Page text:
Do you think twice before throwing out your food scraps and leftovers? Maybe you should. Wasted food is a bigger problem than most of us realise. Globally, about one-third of food products go to waste every year, which is why taking simple steps to prevent food waste can impact environmental sustainability (1).

Food goes to waste at many stages between farm and plate, but the majority of waste is created at home (2). People might not realise it but throwing away food also wastes the water, land and energy used to produce it. Who would have thought that reducing your food waste at home is among one of the most powerful steps towards helping the environment?

Global Study: Food Waste and Healthy Diets

Those who choose healthy diets may have the greatest opportunity to impact the problem of food waste. Researchers examined food waste and its relationship to diet quality and environmental sustainability in a recent study (3). Their data revealed that between 2007 and 2014, consumers wasted almost half a kilo of food per person every day. Most of the waste – 39 percent – came from uneaten fruits and vegetables, followed by smaller amounts of dairy, meat and grains (3). The researchers estimated that over 800 calories’ worth of food per person was thrown out each day!

Consumers’ food waste equates to about 30 million acres of cropland used each year to grow food that is ultimately thrown away. This amount of farmland requires just under 354,000 tonnes of pesticides, almost 2.5 million tonnes of fertiliser and over 15 trillion gallons of irrigation water, according to the researchers’ analysis (3).

How Does Food Waste Relate to Diet Quality?

You might assume that healthier diets correlate with better environmental sustainability. However, the results of this study revealed a relationship between diet quality and food waste that had not been accounted for in previous research (3).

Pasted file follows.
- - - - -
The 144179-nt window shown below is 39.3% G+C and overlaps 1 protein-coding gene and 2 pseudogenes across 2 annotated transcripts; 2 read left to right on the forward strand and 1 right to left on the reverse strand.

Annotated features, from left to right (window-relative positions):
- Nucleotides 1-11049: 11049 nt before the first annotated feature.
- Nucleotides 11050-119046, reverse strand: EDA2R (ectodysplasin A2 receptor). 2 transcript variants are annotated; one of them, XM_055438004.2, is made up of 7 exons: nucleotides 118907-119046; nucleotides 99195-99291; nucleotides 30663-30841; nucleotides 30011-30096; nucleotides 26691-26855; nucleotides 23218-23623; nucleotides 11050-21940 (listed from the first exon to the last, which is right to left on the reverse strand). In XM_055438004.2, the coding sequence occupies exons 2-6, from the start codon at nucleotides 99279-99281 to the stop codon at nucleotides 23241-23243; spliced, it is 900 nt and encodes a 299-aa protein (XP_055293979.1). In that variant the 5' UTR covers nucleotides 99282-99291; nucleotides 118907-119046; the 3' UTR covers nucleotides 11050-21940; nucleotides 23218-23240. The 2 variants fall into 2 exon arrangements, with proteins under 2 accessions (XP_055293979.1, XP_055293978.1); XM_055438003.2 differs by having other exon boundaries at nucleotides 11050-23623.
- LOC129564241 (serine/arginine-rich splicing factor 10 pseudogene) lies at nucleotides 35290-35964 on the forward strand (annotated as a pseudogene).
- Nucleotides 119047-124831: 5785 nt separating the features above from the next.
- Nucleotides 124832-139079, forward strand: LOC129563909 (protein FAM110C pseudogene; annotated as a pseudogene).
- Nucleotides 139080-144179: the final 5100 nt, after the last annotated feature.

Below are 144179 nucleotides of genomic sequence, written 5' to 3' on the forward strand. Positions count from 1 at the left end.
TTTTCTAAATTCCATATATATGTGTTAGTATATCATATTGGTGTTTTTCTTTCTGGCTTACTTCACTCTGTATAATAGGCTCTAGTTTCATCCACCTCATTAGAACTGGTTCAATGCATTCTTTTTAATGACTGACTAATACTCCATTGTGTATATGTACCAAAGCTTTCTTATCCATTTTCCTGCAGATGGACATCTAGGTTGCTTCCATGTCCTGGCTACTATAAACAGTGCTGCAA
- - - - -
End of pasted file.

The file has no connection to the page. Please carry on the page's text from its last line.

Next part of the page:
A high-quality diet is rich in fruits and vegetables, which generally require less cropland compared to other foods but greater agricultural inputs per unit of land, such as water or fertiliser. Unfortunately, fruits and vegetables are the foods most commonly wasted at home (3).

The key takeaway of this study? Those who choose healthy diets can also have the greatest positive impact on environmental sustainability by taking small steps to reduce food waste.

Simple Steps, Big Impact

There’s a lot you can do in your own kitchen to reduce food waste and your environmental footprint. Here are four simple steps to help you get started.

1. Take Note

Shop in your own cupboards and fridge before you head to the supermarket. By taking a mental note of what’s in the kitchen, you’re more likely to buy only what you need and use up what you already have on hand.

2. Make a Plan

Meal planning is one of the simplest ways to prevent waste. When you decide what will be on your menu ahead of time, you’ll know exactly what ingredients you need. You’ll also save time trying to figure out what’s for dinner every night or rushing to the store for last-minute ingredients.

3. Shop with a List

Research suggests that many people buy much more food than they need (2). This is one reason that such a large proportion of the waste that occurs in our food system happens at home. Make a shopping list based on your meal plan and stick to it!

4. Prep Like a Pro

When it comes to your fridge, what’s out of sight is out of mind. Cleaning, preparing and storing fresh produce so it’s easy to see and ready to use is one way to keep fruits and vegetables from being forgotten at the bottom of your crisper. You might even find yourself reaching for more fruits and vegies every day.

A surprising amount of food goes to waste each year, unnecessarily depleting water, land and other resources. If you eat a healthy diet rich in fruits and vegetables, you can make an important contribution to environmental sustainability by reducing food waste in your own home.



  1. Food and Agriculture Organization of the United Nations. Global food losses and food waste – Extent, causes and prevention. Rome. 2011.
  2. De Laurentiis V, Corrado S, Sala S. Quantifying household waste of fresh fruit and vegetables in the EU. Waste Manag. 2018 Jul;77:238-251. doi:10.1016/j.wasman.2018.04.001.
  3. Conrad Z, Niles MT, Neher DA, Roy ED, Tichenor NE, Jahns L. Relationship between food waste, diet quality, and environmental sustainability. Marelli B, ed. PLoS ONE. 2018;13(4):e0195405. doi:10.1371/journal.pone.0195405.